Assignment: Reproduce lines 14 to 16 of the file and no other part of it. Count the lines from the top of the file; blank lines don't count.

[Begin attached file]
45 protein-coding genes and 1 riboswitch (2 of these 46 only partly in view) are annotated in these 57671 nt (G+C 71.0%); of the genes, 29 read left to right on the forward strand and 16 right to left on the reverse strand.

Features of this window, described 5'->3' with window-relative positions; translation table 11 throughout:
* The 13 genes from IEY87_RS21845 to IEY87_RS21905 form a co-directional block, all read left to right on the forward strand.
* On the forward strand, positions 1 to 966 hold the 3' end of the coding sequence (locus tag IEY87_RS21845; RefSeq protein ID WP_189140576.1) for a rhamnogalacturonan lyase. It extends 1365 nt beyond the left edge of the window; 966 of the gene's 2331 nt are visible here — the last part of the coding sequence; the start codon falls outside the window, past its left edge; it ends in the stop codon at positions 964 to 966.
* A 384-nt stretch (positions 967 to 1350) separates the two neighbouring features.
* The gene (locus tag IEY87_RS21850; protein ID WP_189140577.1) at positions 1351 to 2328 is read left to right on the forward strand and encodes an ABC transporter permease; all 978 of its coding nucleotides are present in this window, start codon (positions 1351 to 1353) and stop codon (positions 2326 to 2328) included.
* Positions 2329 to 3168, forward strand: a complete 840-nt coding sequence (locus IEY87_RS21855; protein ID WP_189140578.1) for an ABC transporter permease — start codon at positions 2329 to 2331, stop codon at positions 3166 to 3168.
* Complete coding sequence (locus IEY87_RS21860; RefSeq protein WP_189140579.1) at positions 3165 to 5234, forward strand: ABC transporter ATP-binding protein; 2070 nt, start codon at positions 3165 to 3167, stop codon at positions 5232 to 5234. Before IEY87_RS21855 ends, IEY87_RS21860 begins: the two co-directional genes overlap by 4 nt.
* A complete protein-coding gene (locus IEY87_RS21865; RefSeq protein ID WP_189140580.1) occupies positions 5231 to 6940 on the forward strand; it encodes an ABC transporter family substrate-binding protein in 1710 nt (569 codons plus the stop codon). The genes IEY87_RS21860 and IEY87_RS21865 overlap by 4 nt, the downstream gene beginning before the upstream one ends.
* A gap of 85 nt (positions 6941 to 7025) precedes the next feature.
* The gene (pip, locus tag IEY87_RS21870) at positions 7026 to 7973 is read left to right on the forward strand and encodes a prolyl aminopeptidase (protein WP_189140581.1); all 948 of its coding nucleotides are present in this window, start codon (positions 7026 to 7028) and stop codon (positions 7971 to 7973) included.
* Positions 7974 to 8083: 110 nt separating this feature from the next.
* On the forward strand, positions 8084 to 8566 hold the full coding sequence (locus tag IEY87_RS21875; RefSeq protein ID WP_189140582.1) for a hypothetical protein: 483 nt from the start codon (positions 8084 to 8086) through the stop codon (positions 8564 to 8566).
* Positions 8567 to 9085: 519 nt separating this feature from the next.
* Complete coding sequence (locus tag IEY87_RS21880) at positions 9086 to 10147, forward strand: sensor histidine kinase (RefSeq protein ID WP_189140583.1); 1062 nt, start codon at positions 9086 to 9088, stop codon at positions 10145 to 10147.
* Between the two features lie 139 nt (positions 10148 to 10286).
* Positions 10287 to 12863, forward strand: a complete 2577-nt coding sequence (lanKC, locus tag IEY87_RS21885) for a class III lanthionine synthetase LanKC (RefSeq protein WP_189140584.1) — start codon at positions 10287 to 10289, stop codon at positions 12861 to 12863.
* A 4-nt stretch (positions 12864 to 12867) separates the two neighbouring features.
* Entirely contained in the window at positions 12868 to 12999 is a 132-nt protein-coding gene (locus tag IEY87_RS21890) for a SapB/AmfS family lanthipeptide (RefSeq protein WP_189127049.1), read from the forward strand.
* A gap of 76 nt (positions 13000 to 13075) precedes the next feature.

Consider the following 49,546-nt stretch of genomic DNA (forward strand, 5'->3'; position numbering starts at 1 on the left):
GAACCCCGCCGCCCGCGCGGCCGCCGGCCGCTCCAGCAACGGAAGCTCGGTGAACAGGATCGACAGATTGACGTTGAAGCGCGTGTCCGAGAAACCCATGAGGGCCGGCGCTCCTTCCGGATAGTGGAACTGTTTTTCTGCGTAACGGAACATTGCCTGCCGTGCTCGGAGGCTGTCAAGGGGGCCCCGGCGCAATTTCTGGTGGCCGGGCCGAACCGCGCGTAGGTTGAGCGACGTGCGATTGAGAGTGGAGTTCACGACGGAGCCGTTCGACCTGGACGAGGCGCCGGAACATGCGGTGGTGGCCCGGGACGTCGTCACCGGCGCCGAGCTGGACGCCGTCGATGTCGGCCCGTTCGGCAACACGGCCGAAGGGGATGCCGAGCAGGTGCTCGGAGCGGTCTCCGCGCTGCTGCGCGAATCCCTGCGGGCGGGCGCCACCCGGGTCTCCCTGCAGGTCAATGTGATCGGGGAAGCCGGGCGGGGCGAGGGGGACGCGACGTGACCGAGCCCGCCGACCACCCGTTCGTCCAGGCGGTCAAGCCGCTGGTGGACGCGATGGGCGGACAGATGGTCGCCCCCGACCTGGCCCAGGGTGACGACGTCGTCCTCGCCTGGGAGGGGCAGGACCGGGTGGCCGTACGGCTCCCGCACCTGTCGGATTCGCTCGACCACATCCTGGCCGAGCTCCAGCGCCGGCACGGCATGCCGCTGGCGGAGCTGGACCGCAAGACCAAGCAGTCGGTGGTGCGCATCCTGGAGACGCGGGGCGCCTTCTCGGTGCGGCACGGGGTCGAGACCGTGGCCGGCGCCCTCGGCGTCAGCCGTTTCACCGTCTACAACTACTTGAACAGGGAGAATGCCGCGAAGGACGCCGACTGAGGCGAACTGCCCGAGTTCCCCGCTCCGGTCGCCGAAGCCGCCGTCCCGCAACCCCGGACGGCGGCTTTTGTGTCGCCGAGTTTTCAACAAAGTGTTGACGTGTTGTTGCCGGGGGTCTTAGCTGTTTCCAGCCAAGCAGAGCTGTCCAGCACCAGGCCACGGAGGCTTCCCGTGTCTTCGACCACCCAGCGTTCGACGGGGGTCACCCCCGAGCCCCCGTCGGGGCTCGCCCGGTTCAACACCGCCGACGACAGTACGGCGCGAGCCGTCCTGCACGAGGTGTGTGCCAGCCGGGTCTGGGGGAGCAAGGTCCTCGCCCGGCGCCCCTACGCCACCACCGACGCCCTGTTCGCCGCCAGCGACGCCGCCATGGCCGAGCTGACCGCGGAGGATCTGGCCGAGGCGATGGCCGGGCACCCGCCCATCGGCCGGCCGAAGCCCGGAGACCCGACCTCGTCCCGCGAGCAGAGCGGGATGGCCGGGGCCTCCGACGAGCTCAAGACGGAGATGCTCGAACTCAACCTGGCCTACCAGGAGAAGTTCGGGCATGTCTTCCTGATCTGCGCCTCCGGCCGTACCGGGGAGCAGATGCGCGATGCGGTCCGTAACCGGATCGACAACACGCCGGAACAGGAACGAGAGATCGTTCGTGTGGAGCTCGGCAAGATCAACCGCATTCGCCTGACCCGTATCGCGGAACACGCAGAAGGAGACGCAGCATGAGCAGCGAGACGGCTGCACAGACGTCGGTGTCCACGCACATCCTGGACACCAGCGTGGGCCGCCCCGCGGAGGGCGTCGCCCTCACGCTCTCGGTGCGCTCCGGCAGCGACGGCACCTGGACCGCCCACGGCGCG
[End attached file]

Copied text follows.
* Positions 8567 to 9085: 519 nt separating this feature from the next.
* Complete coding sequence (locus tag IEY87_RS21880) at positions 9086 to 10147, forward strand: sensor histidine kinase (RefSeq protein ID WP_189140583.1); 1062 nt, start codon at positions 9086 to 9088, stop codon at positions 10145 to 10147.
* Between the two features lie 139 nt (positions 10148 to 10286).